The test listed above should definitely be ordered by your doctor (Urine Analysis, Complete Blood Cell count, Complete Metabolic Panel, Lipid Profile, and Thyroid Stimulating Hormone). Be sure to report to your doctor appointment fasting (no food for 12 hours, only drink pure water) so that you can get your blood drawn at the at the clinic (That way you don’t have to come back fasting later for the bood draw). Also be prepared to give a urine specimen. This will save a lot of time.

Austinlad's avatar

Agree with everyone above, and would add to be sure to tell the doctor about ANYTHING that bothers you or has changed since your last checkup, no matter how trivial you may think it is. Tests are one thing, and the doctor will determine that—but how much information you give him is equally important, including accurate family history (that’s something you could research beforehand).

zenvelo's avatar

you don’t say your age. if you are over 45, ask about a sigmoidoscopy/colonoscopy. That’s a pretty standard diagnostic tool. Alos, si this a new Dr. or one you have seen? Given changes in coverage, my internist last time just addressed my “current” issues, nopt a complete physical. Make sure you ask for a complete physical.

solomio's avatar

I agree with Austinlad you need to address any health concern you have to your new doctor. The tests you will be subjected to will be determined by your doctor, not you.
You also have to research your family history before you keep this appointment because you will have to answer a question sheet about your family history.
And, please, relax about this appointment. The first appointment with any doctor is a ‘get acquainted’ appointment for both of you.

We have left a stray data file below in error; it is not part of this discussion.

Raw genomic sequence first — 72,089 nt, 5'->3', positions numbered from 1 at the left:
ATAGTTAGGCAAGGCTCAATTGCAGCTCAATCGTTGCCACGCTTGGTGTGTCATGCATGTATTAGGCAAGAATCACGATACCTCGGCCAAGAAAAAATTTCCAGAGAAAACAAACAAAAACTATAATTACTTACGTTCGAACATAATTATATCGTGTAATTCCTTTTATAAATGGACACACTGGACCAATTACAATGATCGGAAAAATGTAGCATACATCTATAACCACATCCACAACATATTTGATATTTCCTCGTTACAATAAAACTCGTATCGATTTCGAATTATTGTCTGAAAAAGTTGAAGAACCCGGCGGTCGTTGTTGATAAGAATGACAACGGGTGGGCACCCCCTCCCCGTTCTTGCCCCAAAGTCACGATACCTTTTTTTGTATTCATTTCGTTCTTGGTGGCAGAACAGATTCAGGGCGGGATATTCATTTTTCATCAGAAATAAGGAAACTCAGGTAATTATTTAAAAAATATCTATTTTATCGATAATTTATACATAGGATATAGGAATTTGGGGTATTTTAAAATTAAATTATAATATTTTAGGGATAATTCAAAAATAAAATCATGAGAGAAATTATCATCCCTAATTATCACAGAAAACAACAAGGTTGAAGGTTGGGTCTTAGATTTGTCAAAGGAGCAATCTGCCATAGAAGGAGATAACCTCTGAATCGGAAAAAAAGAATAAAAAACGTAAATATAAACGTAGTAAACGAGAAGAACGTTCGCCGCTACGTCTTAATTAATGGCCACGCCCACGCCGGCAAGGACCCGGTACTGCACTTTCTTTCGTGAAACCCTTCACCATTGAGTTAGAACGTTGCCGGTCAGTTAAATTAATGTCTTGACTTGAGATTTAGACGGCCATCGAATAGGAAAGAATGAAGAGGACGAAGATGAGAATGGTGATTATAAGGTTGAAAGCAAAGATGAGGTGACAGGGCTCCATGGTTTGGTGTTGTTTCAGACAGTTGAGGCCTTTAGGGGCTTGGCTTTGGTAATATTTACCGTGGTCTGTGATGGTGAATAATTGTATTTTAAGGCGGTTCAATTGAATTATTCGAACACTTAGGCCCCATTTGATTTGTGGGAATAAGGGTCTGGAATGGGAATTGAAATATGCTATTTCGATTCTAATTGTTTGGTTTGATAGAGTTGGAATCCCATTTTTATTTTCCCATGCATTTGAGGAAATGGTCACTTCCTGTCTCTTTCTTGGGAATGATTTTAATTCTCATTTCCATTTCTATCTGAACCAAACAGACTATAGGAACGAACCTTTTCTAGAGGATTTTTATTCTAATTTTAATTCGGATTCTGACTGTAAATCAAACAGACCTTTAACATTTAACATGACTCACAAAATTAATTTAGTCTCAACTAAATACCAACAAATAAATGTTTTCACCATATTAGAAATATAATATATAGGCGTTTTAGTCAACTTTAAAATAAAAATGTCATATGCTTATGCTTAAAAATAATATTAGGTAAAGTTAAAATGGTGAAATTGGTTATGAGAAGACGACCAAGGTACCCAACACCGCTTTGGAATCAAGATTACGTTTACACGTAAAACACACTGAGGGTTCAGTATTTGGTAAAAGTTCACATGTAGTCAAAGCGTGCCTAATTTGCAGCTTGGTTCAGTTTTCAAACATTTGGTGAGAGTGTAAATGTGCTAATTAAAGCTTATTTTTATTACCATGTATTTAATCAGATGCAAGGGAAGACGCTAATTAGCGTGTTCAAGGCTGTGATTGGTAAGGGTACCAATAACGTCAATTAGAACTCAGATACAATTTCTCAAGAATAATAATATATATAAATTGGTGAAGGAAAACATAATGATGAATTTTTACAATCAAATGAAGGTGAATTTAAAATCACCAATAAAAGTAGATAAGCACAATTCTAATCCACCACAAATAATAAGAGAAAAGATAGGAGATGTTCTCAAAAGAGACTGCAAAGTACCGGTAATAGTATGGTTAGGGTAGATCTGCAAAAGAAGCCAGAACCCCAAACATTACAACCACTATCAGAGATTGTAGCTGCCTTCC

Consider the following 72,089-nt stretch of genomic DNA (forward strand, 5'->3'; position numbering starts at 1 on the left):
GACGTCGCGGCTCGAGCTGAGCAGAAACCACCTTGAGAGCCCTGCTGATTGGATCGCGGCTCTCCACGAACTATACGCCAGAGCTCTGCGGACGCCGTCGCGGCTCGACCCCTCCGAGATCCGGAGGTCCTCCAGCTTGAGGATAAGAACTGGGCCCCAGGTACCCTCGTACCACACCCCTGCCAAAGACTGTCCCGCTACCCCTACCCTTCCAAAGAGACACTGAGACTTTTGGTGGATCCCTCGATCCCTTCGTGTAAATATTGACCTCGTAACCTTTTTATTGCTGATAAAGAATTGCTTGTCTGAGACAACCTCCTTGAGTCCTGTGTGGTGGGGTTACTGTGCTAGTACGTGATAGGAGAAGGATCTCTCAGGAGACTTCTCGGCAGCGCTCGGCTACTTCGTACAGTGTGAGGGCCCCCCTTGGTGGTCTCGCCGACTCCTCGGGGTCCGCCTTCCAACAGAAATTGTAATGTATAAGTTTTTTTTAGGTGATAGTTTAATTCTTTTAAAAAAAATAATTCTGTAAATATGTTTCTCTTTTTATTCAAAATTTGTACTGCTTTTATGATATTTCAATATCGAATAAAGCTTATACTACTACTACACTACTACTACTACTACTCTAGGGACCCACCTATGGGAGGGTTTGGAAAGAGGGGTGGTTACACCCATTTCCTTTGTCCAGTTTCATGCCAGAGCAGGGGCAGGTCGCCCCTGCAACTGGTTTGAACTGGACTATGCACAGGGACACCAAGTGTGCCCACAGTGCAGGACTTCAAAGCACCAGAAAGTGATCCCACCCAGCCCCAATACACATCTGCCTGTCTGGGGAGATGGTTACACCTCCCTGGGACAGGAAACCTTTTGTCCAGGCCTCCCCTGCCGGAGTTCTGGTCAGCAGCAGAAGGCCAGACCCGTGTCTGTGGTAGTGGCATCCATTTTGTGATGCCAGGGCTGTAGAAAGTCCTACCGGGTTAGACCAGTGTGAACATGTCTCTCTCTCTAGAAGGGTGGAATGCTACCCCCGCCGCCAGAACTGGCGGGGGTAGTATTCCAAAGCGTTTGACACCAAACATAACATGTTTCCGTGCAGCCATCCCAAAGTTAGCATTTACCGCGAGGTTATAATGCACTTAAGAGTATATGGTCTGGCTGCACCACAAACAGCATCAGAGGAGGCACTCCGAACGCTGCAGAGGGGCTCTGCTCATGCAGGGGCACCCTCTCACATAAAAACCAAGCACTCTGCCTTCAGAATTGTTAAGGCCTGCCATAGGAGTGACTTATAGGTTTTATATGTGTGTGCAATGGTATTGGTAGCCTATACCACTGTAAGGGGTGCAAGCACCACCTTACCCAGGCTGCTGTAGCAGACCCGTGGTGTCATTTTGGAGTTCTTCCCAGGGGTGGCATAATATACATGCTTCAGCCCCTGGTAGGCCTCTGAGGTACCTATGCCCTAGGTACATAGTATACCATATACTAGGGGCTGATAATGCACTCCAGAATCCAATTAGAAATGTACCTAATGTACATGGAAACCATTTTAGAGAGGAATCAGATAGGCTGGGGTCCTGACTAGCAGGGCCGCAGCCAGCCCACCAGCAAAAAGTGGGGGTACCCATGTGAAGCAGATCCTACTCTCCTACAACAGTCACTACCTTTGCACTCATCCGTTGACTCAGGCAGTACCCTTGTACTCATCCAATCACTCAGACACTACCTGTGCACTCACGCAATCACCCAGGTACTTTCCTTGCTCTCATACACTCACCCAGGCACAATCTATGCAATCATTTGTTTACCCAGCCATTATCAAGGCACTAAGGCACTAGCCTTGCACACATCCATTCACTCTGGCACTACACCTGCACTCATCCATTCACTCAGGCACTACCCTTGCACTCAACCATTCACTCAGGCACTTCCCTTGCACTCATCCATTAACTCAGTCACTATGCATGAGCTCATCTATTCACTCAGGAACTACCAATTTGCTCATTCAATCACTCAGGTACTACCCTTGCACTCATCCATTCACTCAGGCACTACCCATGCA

augustlan's avatar

As far as being prepared, make 3 lists:

* All of your symptoms (if any) or health concerns

* Medications you currently take (along with dosage info) – Rx, OTC, herbal, and vitamins

* Your health history/family history

MyNewtBoobs's avatar

If you have any issues to discuss with your doctor, call the office and tell them you have x number of issues and could they please add some more time to your appointment. Offices schedule only what time is needed to complete the actual exam, so if you’re also having, say, sinus issues, you’ll set the doctor behind schedule if they don’t know you need more time.
You’ll need to sign the HIPAA privacy form, so they’ll need to make a copy of your drivers license. They’ll also need to make a copy of your insurance card, so make sure you bring both of those with you.
@augustlan is right, but they’ll have official forms for you to fill out with all that info, so only make those lists if you can’t remember all of it off the top of your head. Arrive about 20 minutes early so you have time to fill out all the forms.

john65pennington's avatar

You need a complete physical from head to toe. bloodwork included. my brother did not see a doctor for 20 years. once he did, he discovered he had diabetes, uncontrolled high blood pressure and a past mini-stroke. there is no excuse for a person not having a yearly physical. ask your doctor for the works. if you have a medical problem, its best to catch it early. stay healthy and have a yearly checkup.

JLeslie's avatar

As you already said Cholesterol and glucose are a good start.

Vitamin B12
Vitmain D

Remember you must be fasting for some of these tests.